Entertainment or Worship

So we had LCU’s Best Friends come and sing for our college group tonight. They all had good voices, and did a good job performing, but one thing I have a huge problem with is getting “worship” confused with “entertainment.”

First of all, I’m going to define worship. From what I’ve seen in the bible, worship can mean one of two things. One can live a life of worship. Also, a group of people can worship together in song, or in the old testament worship was through sacrifice. Worship can be displeasing as in the case of Cain, Nadab and Abihu, Saul, and the many other times. It’s easy for worship to become unacceptable to God as we see in these cases.

I used to sing a group, and at times I struggled with whether it was acceptable to God to do so. We were not a praise team, and we never said we were up there in order to “worship.”

I have come to the conclusion that any performances, by singing groups or choirs, are to be considered as entertainment. Entertainment is not worship, because worship is for God, not for man.


Son Burn

Just recently, I went on a camping trip, and I was in the sun so much that I came home with a sunburn. I’ve been thinking a lot about Christ’s humanity, and how as a full human being He was able to be so close to God, and to know God so well. It seems to me that He was completely human, and was only empowered by the Holy Spirit to teach, prophesy, and perform miracles. This seems to be in line with the gospels and Phil 2:6-7.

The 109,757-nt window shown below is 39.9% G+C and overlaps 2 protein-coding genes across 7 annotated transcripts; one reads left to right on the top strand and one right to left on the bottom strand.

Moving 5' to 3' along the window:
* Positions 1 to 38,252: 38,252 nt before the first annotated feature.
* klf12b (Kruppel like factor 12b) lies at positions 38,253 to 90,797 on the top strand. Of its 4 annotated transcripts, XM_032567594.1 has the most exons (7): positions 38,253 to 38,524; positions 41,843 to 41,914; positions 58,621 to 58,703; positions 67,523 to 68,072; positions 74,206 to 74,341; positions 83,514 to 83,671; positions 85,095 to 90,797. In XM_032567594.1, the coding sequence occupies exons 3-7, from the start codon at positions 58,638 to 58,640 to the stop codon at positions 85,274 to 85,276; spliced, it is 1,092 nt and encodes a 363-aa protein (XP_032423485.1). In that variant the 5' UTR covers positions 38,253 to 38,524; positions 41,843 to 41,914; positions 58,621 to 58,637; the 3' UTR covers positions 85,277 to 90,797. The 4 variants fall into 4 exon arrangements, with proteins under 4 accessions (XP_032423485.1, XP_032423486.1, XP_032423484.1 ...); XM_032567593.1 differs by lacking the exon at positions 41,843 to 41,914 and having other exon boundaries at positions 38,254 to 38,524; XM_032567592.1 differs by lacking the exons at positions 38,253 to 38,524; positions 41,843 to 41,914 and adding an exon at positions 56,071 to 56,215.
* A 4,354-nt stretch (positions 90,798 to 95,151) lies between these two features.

When Moses came from Mount Sinai, his face was radiant because he had been in the presence of God (Exodus 34:29-35). We should strive for a relationship so close to God, so close to Christ, that we get a “Son Burn.” People should see Jesus shine from us (Matt 5:16).

Christ said for us to be perfect as God is perfect (Matt 5:48), but we use excuses, such as “I’m only human.” Imperfection should be accepted, but perfection should be continually striven for.

Enoch isn’t spoken of much in the Bible, but it says he walked with God (Genesis 5:21-24).

Jacob wrestled with God, and overcame according to Genesis 32:22-31. We need to struggle with (notice I didn’t say against) God in our life.

A mature Christian needs to walk with God, wrestle with God, and strive for perfection.


A Heart for God

In the old testament, one of the things that I think God was trying to stress the most is that he wants our hearts. He wishes for us to have a need to serve him; not because we’re scared of hell, or because our parents said so, but because we have a need for God, and because we’re nothing without Him.

Isaiah makes it clear when he speaks the words of the Lord, “‘These people come near to me with their mouth and honor me with their lips, but their hearts are far from me. Their worship of me is made up only of rules taught by men” (Isaiah 29:13). They enforced the details of the law, and only followed them out of tradition. Their worship and praise was meaningless.